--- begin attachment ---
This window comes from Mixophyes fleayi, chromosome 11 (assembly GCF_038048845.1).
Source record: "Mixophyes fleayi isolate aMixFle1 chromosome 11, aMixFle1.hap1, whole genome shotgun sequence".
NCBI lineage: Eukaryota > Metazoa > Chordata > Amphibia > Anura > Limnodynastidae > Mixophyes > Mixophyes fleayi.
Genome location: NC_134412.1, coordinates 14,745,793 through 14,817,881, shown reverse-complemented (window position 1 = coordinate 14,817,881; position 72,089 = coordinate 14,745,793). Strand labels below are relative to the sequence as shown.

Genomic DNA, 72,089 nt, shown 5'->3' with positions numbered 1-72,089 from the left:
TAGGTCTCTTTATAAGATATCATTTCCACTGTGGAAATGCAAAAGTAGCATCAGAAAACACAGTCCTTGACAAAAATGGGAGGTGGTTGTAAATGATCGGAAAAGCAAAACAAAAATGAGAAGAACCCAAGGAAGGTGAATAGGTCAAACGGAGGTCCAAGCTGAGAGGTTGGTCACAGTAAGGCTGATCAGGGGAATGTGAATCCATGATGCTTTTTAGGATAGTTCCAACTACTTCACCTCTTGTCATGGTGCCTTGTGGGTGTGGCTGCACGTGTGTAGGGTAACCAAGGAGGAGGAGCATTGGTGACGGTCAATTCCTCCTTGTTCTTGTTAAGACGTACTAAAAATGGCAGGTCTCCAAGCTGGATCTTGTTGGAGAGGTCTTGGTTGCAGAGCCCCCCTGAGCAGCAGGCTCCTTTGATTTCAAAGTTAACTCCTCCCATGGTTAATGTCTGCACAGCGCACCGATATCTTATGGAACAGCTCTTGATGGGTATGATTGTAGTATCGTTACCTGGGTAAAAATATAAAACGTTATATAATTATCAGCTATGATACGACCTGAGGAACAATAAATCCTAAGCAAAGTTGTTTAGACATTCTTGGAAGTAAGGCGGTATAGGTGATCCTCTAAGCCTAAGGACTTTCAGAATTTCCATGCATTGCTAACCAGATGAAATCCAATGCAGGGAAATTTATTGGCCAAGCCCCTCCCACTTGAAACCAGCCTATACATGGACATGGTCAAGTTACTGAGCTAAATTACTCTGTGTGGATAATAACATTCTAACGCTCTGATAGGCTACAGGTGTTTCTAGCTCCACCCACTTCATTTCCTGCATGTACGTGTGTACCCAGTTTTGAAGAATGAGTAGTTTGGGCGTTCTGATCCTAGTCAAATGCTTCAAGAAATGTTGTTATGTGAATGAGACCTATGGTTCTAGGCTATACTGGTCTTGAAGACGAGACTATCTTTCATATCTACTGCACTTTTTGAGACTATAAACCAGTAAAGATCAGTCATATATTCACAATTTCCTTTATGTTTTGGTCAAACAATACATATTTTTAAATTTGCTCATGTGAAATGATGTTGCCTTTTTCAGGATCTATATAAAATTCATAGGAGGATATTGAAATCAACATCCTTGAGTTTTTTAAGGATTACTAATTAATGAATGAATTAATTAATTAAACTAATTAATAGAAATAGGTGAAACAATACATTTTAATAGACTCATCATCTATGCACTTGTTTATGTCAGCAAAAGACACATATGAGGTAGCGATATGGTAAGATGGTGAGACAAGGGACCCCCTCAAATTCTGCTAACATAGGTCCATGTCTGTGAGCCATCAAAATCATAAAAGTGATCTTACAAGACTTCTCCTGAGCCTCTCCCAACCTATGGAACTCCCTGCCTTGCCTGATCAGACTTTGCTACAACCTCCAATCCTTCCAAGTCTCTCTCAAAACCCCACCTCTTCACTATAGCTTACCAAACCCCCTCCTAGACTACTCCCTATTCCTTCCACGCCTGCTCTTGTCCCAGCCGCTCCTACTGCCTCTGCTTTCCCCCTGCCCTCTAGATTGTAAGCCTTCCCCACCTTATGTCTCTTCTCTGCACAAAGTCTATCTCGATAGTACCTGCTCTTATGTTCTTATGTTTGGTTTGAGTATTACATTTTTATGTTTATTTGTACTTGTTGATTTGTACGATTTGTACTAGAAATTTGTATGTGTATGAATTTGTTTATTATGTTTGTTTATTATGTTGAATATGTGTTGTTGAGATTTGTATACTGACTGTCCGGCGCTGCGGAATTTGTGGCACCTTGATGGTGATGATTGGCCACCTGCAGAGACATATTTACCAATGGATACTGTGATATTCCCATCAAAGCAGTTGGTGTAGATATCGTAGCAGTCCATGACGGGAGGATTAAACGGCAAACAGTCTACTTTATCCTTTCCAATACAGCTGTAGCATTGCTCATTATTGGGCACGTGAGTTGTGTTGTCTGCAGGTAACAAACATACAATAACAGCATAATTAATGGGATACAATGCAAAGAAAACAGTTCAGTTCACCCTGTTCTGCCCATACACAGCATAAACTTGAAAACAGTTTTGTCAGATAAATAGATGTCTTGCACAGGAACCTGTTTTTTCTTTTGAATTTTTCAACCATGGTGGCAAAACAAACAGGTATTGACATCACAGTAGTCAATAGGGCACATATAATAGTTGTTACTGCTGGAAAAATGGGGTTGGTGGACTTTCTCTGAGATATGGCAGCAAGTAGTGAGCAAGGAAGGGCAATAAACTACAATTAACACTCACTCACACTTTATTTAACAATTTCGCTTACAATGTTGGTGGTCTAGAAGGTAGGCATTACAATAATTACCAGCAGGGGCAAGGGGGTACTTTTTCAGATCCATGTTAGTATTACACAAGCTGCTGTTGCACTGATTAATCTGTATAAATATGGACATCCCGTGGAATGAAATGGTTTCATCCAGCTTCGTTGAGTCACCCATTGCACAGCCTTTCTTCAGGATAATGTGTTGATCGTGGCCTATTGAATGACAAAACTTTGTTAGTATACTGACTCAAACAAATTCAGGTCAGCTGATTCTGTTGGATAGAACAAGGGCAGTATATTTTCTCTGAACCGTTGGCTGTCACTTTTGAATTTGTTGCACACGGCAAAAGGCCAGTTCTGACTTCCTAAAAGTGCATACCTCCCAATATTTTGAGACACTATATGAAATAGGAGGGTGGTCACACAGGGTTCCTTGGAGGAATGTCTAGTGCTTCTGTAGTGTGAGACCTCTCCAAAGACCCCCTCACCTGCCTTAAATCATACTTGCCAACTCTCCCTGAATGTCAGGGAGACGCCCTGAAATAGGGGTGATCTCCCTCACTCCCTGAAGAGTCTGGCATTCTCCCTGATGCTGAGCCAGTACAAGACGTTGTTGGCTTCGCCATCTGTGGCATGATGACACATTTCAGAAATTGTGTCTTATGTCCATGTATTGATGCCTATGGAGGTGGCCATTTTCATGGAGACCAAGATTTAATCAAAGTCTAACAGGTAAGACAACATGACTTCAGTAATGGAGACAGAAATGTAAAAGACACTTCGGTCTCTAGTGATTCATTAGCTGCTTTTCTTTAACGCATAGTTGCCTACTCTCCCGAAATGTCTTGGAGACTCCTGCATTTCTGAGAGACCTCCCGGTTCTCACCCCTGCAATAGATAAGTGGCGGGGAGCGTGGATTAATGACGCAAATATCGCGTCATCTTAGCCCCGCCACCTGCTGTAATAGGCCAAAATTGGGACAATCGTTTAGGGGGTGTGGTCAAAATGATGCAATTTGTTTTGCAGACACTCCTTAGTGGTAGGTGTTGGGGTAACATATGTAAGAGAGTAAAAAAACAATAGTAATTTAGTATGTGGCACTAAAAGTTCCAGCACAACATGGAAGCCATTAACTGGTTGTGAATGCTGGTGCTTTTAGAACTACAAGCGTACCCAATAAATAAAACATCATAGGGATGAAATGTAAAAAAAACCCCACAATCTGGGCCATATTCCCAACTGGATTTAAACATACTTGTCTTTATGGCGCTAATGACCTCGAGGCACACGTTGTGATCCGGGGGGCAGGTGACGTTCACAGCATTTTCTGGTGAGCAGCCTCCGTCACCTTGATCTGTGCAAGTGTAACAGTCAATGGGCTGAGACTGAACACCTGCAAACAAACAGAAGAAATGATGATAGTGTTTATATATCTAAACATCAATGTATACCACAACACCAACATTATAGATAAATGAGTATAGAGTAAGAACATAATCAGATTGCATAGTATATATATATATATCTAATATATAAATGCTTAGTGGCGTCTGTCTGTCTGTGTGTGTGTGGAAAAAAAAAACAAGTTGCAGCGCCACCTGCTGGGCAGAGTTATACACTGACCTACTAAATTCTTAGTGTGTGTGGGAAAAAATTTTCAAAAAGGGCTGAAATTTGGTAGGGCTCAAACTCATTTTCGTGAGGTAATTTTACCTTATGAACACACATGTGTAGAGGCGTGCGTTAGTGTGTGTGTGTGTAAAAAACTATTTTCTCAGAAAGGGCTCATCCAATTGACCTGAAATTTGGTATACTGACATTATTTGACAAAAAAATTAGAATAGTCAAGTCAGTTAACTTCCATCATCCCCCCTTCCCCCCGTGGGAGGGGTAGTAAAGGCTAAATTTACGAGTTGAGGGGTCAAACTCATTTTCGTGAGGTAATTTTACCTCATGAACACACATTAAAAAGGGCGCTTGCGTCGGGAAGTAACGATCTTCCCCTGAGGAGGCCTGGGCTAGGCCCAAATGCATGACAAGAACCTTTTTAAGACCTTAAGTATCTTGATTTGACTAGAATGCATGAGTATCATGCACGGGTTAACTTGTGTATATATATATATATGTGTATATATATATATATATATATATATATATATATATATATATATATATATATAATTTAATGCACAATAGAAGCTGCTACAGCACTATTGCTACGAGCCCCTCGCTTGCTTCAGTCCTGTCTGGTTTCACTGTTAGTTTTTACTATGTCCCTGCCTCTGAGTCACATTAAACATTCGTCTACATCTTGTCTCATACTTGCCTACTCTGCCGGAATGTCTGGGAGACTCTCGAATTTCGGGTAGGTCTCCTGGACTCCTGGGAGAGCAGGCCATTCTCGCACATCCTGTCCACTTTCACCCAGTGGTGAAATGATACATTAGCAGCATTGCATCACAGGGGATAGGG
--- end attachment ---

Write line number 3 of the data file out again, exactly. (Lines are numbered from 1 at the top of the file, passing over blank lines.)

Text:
NCBI lineage: Eukaryota > Metazoa > Chordata > Amphibia > Anura > Limnodynastidae > Mixophyes > Mixophyes fleayi.